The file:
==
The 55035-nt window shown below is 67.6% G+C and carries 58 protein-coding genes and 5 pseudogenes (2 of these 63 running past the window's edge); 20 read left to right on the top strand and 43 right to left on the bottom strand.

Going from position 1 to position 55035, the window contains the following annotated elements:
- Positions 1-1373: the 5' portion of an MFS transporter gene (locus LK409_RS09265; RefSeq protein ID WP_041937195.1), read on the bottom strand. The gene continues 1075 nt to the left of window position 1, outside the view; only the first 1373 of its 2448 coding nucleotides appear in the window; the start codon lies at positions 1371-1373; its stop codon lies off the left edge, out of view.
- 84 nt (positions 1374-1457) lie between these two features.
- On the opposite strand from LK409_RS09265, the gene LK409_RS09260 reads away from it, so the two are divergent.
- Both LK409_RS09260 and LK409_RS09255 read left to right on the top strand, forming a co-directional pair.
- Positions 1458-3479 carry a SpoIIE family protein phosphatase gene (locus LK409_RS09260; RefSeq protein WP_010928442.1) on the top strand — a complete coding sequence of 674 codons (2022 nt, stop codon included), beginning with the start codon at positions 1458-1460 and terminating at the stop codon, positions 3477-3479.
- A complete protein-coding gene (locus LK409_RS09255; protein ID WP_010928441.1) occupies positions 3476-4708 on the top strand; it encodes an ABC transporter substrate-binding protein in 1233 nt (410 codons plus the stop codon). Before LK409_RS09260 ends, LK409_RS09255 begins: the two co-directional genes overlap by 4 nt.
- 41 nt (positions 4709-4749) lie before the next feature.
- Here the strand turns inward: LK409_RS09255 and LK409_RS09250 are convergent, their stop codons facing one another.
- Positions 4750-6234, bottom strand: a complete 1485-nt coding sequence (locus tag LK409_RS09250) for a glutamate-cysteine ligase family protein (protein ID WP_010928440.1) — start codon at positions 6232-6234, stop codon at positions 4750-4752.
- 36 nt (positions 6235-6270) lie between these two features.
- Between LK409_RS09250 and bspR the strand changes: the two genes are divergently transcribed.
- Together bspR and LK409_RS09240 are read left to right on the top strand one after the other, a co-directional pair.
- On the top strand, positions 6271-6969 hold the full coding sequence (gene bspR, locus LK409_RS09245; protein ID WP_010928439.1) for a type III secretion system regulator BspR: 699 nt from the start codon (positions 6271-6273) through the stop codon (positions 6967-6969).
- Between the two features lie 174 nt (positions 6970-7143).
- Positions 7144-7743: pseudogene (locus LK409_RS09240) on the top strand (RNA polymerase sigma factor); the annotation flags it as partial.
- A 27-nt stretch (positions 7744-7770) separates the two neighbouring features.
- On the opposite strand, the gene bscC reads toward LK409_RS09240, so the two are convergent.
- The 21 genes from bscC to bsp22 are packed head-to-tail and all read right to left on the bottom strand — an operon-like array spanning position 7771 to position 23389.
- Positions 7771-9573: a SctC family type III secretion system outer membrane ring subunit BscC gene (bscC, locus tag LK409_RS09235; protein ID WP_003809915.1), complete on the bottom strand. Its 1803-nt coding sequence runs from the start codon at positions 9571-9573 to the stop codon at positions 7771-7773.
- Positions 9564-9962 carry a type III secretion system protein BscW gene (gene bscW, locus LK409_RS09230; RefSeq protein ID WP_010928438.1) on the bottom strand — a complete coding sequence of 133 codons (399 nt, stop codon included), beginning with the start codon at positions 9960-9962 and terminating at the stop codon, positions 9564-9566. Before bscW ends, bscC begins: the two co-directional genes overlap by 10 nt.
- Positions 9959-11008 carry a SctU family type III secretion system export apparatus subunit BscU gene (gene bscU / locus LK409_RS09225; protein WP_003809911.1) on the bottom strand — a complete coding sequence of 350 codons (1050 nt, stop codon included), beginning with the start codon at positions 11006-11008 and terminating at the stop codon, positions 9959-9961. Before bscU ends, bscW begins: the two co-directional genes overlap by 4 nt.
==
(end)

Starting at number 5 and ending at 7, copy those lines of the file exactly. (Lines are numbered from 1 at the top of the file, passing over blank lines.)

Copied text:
- On the opposite strand from LK409_RS09265, the gene LK409_RS09260 reads away from it, so the two are divergent.
- Both LK409_RS09260 and LK409_RS09255 read left to right on the top strand, forming a co-directional pair.
- Positions 1458-3479 carry a SpoIIE family protein phosphatase gene (locus LK409_RS09260; RefSeq protein WP_010928442.1) on the top strand — a complete coding sequence of 674 codons (2022 nt, stop codon included), beginning with the start codon at positions 1458-1460 and terminating at the stop codon, positions 3477-3479.